The perfect (documentary) antidote to Sheffield Docfest is definitely CPH:DOX held in Copenhagen from the 4th to the 14th of November. The festival moves at a far more laidback pace and whilst having an industry focus with a forum, market and masterclass’ a plenty, feels so much more about celebrating creative storytelling rather than rushing around trying to catch the latest commissioner to pitch your idea to. I have a feeling that I could pitch to someone there at ‘leisure’ during one of the many food and drink parties that take place throughout the city. Being a filmmaker, of course both festival formats have to exist in order to survive and get your work out there but sometimes we get lost in trying to fund our films and forget to watch!

We were in Copenhagen not just to sample the fine beer and documentary but we had been asked to programme a few films from Scotland and nearby for the DOX:Market that were not likely to have exposure in Denmark. I took our latest Bridging the Gap films, Edinburgh College of Art films and 3 longer films The Edge of Dreaming by Amy Hardie, Colony by Carter Gunn & Ross McDonell and 1000 Pictures by Jennifer Stoddart which seemed to go down very well. We also had one of our latest Bridging the Gap films Lost Everyday by Michelle Coomber in the Short:Dox competition.

Watching is exactly what I wanted to do for a good chunk of my stay in Copenhagen, not before experiencing some incredibly strong pitches at the DOX:Forum, it’s always reassuring to see other pitching forums that are on the same scale to our Edinburgh Pitch held during the Edinburgh International Film Festival in June – seems we aren’t doing too badly in our aim to be a small, friendly, relaxed warm environment in order for people to pitch their ideas to commissioning editors without the hustle and bustle of a large market place going on around you. We think this is and excellent place for pitchers and funders to be at ease in and around the forum.  Highlights included Margreth Olin’s latest offering Nowhere Home and Hassel 12 by Mans Mansson, definitely ones to watch out for in the coming couple of years.

My colleagues have bashed on about coming to Denmark to experience the passion for documentary filmmaking there. I sampled some of Denmark’s finest in the shape of: and The Good Life by Eva Mulvad and produced by Scottish Doc Institute ‘regular’ Sigrid Dyekjær of Danish Documentary. A modern day Grey Gardens by Maysles brothers is totally spot on. The unflinching, claustrophobic pricklyness of watching once rich mother and daughter and their daily heated exchanges in their tiny flat in Portugal had you on your toes from start to finish – fantastic! I also watched Jorgen Leth’s Erotic Man, I love his work and don’t think this is an exception – like his regular collaborator Lars Von Trier he is playing with the audience in this provocative piece which made me love him, hate him and feel sorry for him many times throughout the 90 minutes!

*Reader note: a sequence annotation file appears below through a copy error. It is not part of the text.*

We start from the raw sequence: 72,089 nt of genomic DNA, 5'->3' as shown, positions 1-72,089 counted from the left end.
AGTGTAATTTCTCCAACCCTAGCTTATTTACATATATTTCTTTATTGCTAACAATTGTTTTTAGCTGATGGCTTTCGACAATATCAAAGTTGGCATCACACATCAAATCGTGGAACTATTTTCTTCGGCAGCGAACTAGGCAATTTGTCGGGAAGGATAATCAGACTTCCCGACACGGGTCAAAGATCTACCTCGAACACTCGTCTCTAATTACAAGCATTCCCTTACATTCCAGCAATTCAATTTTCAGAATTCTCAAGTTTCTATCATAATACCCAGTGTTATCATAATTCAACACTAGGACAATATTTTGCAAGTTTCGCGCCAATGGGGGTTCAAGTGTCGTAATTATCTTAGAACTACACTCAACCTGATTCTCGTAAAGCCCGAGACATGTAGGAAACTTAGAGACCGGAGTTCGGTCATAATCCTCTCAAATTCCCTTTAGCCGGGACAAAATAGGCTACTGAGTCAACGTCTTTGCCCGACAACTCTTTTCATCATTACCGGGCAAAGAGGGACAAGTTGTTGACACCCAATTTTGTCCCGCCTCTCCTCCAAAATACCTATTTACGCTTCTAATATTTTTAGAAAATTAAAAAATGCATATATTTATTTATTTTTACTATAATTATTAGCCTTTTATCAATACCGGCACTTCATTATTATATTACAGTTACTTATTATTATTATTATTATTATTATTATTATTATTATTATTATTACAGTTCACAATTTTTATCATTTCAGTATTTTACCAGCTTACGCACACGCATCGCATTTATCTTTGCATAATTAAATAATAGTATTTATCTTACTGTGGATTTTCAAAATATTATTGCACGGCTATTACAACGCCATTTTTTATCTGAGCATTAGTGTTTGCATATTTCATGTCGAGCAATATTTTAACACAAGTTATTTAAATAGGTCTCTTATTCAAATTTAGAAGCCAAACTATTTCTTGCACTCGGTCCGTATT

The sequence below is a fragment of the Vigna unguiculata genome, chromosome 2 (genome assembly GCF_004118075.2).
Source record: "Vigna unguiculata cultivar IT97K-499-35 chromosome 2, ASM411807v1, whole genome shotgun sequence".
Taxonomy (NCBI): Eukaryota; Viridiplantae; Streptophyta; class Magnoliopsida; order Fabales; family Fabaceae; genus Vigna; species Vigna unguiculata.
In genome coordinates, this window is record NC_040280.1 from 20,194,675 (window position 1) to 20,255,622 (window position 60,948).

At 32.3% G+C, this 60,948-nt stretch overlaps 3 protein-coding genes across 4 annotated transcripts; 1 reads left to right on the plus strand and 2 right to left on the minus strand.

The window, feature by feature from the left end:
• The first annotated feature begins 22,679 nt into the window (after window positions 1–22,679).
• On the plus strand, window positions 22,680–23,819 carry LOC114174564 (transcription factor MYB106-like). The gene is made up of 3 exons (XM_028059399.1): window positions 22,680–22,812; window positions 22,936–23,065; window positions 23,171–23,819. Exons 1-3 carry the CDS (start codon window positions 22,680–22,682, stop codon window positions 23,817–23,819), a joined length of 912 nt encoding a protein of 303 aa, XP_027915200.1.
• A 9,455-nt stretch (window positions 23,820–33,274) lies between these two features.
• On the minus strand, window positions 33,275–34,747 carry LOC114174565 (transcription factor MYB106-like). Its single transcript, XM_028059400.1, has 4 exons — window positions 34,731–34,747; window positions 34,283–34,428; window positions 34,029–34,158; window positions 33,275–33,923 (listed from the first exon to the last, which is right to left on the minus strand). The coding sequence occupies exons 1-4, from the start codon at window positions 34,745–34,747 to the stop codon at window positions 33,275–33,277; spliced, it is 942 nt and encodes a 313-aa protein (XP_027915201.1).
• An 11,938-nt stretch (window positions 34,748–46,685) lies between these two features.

I finally caught much talked about film The Arbor by Clio Barnard (UK/Japan) I had a lot of mixed feelings about it due to it’s typically socially realist themes which Stig Andersen from the Norwegian Film Institute pointed out “you Brits know how to celebrate poverty extremely well!” It isn’t entirely bleak though with many moments of hope and positivity peppered throughout, this is truly pushing the boundaries of the  between documentary and fiction, what a brave and interesting piece. A film that works on so many different levels.


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The Perfect Producer…

I had a wonderful dream yesterday that I met the perfect documentary producer. Oh yes… all of you directors are going to say!

The good news is: it was not a dream. She comes under the name of Sigrid Dyekjaer, and is the most funny, bright, energetic, sexy woman going round. Do I sound envious? Oh yes, but it is nice envy, because it makes me all the more attentive to what she has to say. And yesterday at a special SDI masterclass she talked for nearly 3 hours to an audience who could hardly allow themselves to breathe with fear that she may disappear in a puff of smoke. But no, she was solid, real and fed her crowd tenderly with lovely morsels of wisdom.

DFI Film Magazine No 70, Nov 2010

She used her latest productions (The Monastery, Mechanical Love, and The Good Life) as case studies for various aspects of production and documentary storytelling for cinema. But the main interest for me was her approach to the process of production. The blurring between development, research, production, and even post-production as a strategy is very inspiring. In her company Danish Documentary which she runs with four talented directors (Phie Ambo, Eva Mulvad, Pernille Rose Gronkjaer, Mikala Krogh) the fact that trailers are working tools not just for marketing, but for the director to work out what the story really is, and for this exercise to be done many times during the long period of filming and editing, is a given. “Masterpieces take time and cannot be rushed” is the philosophy of the house, and the ambition to make films for cinema with a universal appeal.

She is a mistress of budgets, deals, marketing, no detail too small for her; but above all her strength as a producer comes from her ability to fully engage with the creative demands and decisions to be taken in order to have a successful international film. That creative ambition on behalf the director and the project is what makes her an exceptional producer. But all this can only be achieved if the director is also driven by the film and not egos. And there again she comes up trumps with a great team of four terrific female directors who outdo each other with each new film.

Despite being terribly busy Sigrid keeps accepting our invitations to come over to Edinburgh and to collaborate with us.  I had a dream that this friendship across borders will go on forever.

The Good Life premieres in IDFA on 20th November.